The contrast of colour makes this an eye-appealing meal for all ages. With slightly crisped lentils, kale, and nuts, it delivers on all textures as well. Topped with a creamy, lemony mayo, it’s pucker-y delicious.
Our roasted veggies are mild flavoured for young eaters. If serving to an “adults only” crowd, jazz up the squash and broccoli with some harissa paste, curry powder, or a generous dusting of chili powder before roasting.
Have all vegetables prepped and ready to cook before commencing.
In fine-meshed sieve, rinse lentils, removing any tiny stones and possible debris. In large saucepan, bring 4 cups (1 L) water to a boil. Add rinsed lentils, 1/2 tsp (2 mL) salt, and garlic clove. Reduce heat to medium and cook uncovered for 15 to 18 minutes, or just until lentils are tender but still hold their shape. Itu2019s best to be slightly undercooked. Drain well, reserve garlic clove, and set lentils aside.
Meanwhile, preheat oven to 400 F (200 C). Lightly oil rimmed baking sheet or line with parchment. In large bowl, toss squash and broccoli with oil to lightly coat. Spread out on baking sheet and sprinkle with flaked garlic. Bake in centre of preheated oven for 25 minutes, stirring with spatula a couple of times so they bake evenly.
While squash and broccoli are roasting, use your fingertips to rub a little oil and 1/2 tsp (2 mL) salt into kale. When squash has roasted for 25 minutes, scatter cooked lentils and kale overtop and roughly stir in. Sprinkle with pumpkin seeds. Return baking sheet to oven and continue to roast for 10 more minutes, or until kale is crispy and vegetables are slightly caramelized.
To make Creamy Vegan Mayo, in small high-powered blender, combine all ingredients. Add softened garlic from cooked lentils. Alternatively, add generous pinches of flaked dry garlic. Whirl until smooth and creamy. Add more seasonings, to taste, if you wish.
To serve, place roasted veggies and seeds on platter. Drizzle with Creamy Vegan Mayo. Add more seasonings, to taste, if you wish.
In this enchilada riff, we stuff everything into a roasted poblano pepper shell, rather than tortillas, to pack an extra veggie serving into your meal and trim the starchy calories. If you can’t find poblanos, which are mild, dark green Mexican peppers, you can substitute green bell peppers. Flour power Made from nixtamalized corn (corn soaked in limewater), masa harina flour adds a touch of corny flavour to enchilada stuffing or a pot of chili.
These crab-stuffed portobello mushrooms can do double duty as a fancy starter for a casual dinner party or a light main course on any given night. Meaty and umami-rich portobellos serve as a holder for a light-tasting seafood salad. Gills begone Even though the gills of mushrooms are edible, they will darken and discolour everything they touch. Besides, after you scrape out the gills, you’ll have more room for stuffing. And don’t discard the stems; they can be saved and used when making veggie stock.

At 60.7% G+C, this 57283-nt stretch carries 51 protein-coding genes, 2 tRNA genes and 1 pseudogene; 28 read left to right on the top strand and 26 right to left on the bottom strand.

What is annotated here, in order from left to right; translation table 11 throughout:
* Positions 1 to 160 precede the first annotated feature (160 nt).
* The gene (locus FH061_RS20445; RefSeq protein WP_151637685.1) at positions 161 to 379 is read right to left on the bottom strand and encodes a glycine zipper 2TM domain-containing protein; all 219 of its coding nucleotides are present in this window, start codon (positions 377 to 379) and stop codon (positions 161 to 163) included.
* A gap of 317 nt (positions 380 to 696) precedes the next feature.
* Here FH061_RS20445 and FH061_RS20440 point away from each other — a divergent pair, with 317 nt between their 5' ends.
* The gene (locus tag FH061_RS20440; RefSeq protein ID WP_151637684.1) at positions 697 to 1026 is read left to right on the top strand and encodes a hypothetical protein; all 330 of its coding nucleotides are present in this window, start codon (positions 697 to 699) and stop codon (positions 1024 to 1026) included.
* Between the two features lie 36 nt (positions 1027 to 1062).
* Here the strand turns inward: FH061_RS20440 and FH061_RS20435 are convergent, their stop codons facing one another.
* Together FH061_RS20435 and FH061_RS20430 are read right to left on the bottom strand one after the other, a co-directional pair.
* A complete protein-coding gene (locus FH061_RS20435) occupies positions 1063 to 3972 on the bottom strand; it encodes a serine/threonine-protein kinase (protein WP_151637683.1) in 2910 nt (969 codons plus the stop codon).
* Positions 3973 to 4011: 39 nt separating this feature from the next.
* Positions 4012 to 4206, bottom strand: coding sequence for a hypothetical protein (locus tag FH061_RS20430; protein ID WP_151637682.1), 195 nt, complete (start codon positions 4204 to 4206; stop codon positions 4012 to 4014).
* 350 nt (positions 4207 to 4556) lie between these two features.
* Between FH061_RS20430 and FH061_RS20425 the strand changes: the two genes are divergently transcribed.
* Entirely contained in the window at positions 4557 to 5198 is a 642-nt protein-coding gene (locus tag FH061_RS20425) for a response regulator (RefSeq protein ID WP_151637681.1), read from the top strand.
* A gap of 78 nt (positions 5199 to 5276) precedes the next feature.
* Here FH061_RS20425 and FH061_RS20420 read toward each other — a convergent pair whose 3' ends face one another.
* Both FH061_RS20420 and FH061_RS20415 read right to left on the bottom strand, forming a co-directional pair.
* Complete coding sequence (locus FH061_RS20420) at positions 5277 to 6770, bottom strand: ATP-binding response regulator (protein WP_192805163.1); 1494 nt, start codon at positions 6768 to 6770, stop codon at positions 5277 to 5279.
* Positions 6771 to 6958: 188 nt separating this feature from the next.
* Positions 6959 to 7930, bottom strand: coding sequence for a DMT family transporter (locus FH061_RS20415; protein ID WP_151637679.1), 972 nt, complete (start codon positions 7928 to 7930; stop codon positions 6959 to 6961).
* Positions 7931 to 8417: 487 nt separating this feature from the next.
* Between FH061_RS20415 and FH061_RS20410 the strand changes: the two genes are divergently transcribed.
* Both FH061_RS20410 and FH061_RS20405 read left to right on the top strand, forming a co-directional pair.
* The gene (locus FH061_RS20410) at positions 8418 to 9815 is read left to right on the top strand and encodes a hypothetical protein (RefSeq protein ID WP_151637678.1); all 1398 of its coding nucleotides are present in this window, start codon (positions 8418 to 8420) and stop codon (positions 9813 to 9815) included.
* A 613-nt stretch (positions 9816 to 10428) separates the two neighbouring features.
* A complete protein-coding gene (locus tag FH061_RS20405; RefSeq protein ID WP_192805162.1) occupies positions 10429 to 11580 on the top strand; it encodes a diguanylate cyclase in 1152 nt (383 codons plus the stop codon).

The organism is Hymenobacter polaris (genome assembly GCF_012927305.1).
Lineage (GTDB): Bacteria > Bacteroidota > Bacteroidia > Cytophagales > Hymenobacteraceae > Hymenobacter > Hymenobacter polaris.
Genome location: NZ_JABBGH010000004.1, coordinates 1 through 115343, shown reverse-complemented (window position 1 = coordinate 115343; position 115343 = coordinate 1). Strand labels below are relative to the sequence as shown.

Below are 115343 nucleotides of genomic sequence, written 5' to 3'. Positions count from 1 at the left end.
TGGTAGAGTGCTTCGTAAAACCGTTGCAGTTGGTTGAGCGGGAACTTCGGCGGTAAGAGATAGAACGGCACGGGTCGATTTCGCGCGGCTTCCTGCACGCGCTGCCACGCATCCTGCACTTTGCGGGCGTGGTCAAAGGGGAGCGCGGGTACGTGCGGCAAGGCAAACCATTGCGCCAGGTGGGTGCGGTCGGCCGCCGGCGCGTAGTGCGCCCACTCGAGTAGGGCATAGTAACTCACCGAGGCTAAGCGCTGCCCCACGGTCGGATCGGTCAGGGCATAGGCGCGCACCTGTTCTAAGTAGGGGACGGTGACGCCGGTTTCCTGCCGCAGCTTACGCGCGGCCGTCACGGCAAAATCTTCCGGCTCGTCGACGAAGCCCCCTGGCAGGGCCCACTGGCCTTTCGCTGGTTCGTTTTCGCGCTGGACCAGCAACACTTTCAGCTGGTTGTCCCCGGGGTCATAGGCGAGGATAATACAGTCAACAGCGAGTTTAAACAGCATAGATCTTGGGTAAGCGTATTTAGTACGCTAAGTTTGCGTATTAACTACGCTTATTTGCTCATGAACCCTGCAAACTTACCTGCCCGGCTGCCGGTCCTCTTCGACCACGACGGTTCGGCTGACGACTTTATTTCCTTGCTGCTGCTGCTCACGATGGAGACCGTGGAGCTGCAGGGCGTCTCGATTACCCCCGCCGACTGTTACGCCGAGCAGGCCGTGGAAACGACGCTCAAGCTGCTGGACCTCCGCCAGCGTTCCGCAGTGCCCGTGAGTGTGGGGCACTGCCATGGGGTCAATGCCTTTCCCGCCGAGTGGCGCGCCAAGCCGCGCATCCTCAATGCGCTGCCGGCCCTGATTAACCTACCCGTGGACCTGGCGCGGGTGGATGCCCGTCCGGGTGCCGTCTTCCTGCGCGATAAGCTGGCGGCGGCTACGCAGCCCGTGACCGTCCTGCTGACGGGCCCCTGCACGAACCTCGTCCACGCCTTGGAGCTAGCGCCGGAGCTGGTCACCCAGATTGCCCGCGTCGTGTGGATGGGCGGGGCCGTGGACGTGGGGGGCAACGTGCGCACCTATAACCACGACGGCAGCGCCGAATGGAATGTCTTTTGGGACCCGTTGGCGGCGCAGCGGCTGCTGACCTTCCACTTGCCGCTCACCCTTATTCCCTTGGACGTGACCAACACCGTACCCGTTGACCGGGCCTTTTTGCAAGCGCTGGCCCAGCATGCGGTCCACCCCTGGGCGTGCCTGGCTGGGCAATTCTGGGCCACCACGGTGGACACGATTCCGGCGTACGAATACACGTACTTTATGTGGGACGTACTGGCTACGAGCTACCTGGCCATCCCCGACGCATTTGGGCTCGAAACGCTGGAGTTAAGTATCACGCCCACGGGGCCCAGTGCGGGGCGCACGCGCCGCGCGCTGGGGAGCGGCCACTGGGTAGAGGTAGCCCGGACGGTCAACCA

Serving saucy lentils in squash halves is a sure-fire way to elevate your plant-based menu. And, yes, the whole bowl is edible, skin and all. If desired, you can add dollops of Greek yogurt or sour cream. Spice of life Garam masala, a blend of spices traditionally used in Indian cooking, usually includes cardamom, black pepper, cloves, nutmeg, fennel, cumin, and coriander. It’s great on roasted meats and vegetables.
“Germans do potatoes in general very well,” says Canadian expat Chris Gilles, who now lives in Munich and has celebrated many an Oktoberfest there. “Knödel seem kind of rubbery. You don’t really think it’s potato when you first see it, but it’s tasty.” But he might be surprised to find that this alive -inspired version of Bavarian potato dumplings is made with a combination of potato and cauliflower, because as anyone who’s eaten cauliflower gnocchi knows, the low-carb vegetable is a great way to lighten up starch-heavy foods (and Biergarten menus). Happy Knödelfest! The original version of these snacks are so popular that it even gets its own food fest: Knödelfest, which happens in September in Austria, about a 1 1/2-hour drive from Munich. If alive threw a Knödelfest, these dumplings would definitely be on the menu, served simply as snacks with sliced radishes and fresh parsley or dill, or topped with butter, beer gravy, or mushroom sauce. The dumpling test You can test one dumpling by shaping it and then boiling it before shaping the rest. If the water is lower than a boil and it still falls apart, add more starch to the batter before shaping another ball and testing again.